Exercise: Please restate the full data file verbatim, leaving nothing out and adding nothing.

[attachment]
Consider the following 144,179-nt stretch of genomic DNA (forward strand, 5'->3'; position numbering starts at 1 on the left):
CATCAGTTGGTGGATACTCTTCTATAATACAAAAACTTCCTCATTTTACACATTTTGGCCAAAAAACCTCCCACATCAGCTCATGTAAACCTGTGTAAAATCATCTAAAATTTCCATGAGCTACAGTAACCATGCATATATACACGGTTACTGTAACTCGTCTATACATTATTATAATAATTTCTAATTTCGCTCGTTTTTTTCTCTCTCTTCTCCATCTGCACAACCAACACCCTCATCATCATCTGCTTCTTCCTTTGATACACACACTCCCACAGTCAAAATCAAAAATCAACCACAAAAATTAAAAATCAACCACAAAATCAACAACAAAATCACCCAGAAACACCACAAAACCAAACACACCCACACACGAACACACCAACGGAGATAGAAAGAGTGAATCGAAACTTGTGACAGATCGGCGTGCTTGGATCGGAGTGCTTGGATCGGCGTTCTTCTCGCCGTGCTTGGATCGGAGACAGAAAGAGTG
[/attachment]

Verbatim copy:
Consider the following 144,179-nt stretch of genomic DNA (forward strand, 5'->3'; position numbering starts at 1 on the left):
CATCAGTTGGTGGATACTCTTCTATAATACAAAAACTTCCTCATTTTACACATTTTGGCCAAAAAACCTCCCACATCAGCTCATGTAAACCTGTGTAAAATCATCTAAAATTTCCATGAGCTACAGTAACCATGCATATATACACGGTTACTGTAACTCGTCTATACATTATTATAATAATTTCTAATTTCGCTCGTTTTTTTCTCTCTCTTCTCCATCTGCACAACCAACACCCTCATCATCATCTGCTTCTTCCTTTGATACACACACTCCCACAGTCAAAATCAAAAATCAACCACAAAAATTAAAAATCAACCACAAAATCAACAACAAAATCACCCAGAAACACCACAAAACCAAACACACCCACACACGAACACACCAACGGAGATAGAAAGAGTGAATCGAAACTTGTGACAGATCGGCGTGCTTGGATCGGAGTGCTTGGATCGGCGTTCTTCTCGCCGTGCTTGGATCGGAGACAGAAAGAGTG